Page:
In The Creature Department, Robert Paul Weston introduces a laboratory full of inventive monsters who work with Creature physics (entirely different from human science!) to create new, exciting and original inventions. They invent things like TransMints, which combine elements of technology, freshness, and the best memories of winter to produce some of the finest candies ever. The trouble is that the Creatures (all uniquely terrifying/interesting/wondrous in their own ways) haven't invented anything in a long while, and the company's shareholders are getting restless. They are even considering selling to Quazicom Holdings, run by the mysterious Chief, a shadowy figure with less-than-honorable intentions. Into this world of deadlines and science wander Elliot and Leslie, two curious kids who might possess the Knack needed to come up with something truly special to save the day.

The Creature Department is an appealing tale of non-humans of all shapes, sizes, and strengths, and the power of friendship to bring any group together. Weston writes convincingly of Creature attributes that may make the reader grimace, squirm, or crow with delight, and possibly all at the same time. It's full of middle grade appeal, with a glow-in-the-dark cover, gorgeous illustrations throughout by Framestore artists, gobs of snot and goo, and enough journeys above and below ground to please most readers' expectations for adventure.

That said, the characters were simply that - characters. With one or two exceptions, they remained static. In addition, there were a few scenes that tried to make something of the fact that Elliot is a boy and Leslie is a girl and they're working together *wink, wink*, which seemed out of place in the narrative. Creature science also bears no relation to human science (duh). If you let your imagination run wild it's a lot of FUN, and a quick, simple, fantastical trip into a weird and astonishing secret world.

Recommended for: fans of the Disney/Pixar Monsters, Inc. films, young readers who enjoy off-the-wall adventure and stories about kids saving the day, and people of all ages who daydream about impossible inventions.

(review originally posted at: [...]
3 internautes sur 3 ont trouvé ce commentaire utile 
Lots of creature fun with great illustrations and plenty of humor! 15 novembre 2013
Par Heidi Grange - Publié sur
Format: Relié
This is the kind of book that I just love. Full of heart and humor with odd but endearing characters and awesome illustrations, The Creature Department is a definite child pleaser.

Elliot is shocked to discover that his uncle works at a factory where all the inventions and technology are actually developed by a bunch of 'creatures.' Creatures such as Jean-Remy, the fairy bat, who is the Chief of Fiddly Bitology (fiddly bits) and Gugor the Kuncklecrumpler, Chief of Rickum Ruckery. Elliot and his friend Leslie are thrilled to be invited to help in the Creature Department. But the Denki-3000 factory has a big problem. They haven't put out any new inventions recently and are facing bankruptcy. If they can't come up with something great soon, the factory will be forced to close down. Can Elliot and Leslie help the creatures come up with something great before it's too late?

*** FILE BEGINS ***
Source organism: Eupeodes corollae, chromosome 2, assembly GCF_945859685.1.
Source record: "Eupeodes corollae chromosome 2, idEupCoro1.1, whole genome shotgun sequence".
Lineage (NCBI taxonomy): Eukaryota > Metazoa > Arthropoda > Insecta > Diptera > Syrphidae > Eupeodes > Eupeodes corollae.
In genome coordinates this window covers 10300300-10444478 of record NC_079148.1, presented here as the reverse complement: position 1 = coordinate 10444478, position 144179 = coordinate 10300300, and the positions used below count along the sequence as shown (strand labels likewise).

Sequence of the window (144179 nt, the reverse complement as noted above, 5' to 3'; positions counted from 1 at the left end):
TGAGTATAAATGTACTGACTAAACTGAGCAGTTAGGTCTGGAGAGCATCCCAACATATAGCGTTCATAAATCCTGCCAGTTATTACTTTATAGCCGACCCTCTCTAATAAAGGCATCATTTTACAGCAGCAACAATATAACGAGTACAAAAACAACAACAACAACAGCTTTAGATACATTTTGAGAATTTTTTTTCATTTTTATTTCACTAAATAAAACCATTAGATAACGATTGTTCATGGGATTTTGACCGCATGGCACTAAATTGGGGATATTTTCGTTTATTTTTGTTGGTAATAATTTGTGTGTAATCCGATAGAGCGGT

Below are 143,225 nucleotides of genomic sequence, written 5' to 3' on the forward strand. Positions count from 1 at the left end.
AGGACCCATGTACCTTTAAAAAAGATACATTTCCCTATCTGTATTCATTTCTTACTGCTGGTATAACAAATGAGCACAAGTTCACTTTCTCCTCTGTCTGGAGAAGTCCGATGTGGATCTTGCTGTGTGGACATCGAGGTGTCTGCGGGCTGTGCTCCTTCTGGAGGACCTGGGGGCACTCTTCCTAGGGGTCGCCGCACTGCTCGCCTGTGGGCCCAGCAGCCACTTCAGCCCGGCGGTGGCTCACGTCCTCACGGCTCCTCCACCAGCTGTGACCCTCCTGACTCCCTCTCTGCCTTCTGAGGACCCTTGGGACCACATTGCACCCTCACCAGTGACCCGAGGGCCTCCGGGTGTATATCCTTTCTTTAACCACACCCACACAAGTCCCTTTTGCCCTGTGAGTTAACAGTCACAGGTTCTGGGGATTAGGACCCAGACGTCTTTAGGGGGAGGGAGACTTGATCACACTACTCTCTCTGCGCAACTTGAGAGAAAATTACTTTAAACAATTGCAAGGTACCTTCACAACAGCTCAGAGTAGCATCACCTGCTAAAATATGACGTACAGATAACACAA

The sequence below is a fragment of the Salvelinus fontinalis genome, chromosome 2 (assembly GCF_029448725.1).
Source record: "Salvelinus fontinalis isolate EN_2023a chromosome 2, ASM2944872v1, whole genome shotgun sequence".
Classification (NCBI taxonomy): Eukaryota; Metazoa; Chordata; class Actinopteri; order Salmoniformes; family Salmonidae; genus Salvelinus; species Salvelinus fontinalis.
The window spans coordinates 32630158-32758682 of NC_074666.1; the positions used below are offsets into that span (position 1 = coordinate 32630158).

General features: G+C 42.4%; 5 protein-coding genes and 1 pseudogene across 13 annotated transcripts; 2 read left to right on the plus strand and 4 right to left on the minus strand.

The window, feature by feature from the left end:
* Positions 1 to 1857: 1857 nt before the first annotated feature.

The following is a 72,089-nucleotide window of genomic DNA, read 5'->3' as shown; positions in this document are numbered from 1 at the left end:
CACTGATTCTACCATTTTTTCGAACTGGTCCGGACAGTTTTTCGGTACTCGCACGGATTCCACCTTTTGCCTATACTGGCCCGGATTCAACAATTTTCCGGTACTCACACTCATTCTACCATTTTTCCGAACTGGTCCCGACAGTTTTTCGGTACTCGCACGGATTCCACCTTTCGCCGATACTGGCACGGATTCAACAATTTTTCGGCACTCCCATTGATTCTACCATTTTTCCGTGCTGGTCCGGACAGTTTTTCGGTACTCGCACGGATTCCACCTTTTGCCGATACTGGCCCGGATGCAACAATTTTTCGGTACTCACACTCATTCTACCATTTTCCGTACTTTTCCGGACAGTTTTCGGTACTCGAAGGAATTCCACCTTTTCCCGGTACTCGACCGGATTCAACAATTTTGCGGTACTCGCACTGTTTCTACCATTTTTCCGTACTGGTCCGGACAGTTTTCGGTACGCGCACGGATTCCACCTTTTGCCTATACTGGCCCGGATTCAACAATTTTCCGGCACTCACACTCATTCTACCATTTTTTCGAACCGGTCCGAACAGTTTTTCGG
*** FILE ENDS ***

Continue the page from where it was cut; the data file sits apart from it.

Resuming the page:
I absolutely loved this book. The illustrations add so much to the humor and quirkiness of the story. The creatures are definitely creatively presented and unique. It's clear that a lot of work went into making this book work and it does in fabulous ways. I can see kids really getting into this book, at least the ones who aren't afraid to let go of their imaginations and let them soar.
1 internautes sur 1 ont trouvé ce commentaire utile 
Exciting Book with Creatures & Adventure 8 janvier 2014
Par FunIsReading - Publié sur
Format: Format Kindle
The Creature Department is a middle grade book that tells of the story of two 12-year olds, Elliot and Leslie. Elliot's Uncle Archie works for an amazing electronics company that makes things like wireless mints and other fantastical inventions. The company hasn't been making any new inventions lately, and the company is going to be sold. Uncle Archie asks Elliot and his schoolmate Leslie to come to the company and help him create a new invention. Elliot and Leslie discover that the world is a bit stranger than they ever thought possible when they meet Uncle Archie's co-workers, strange and wonderful creatures!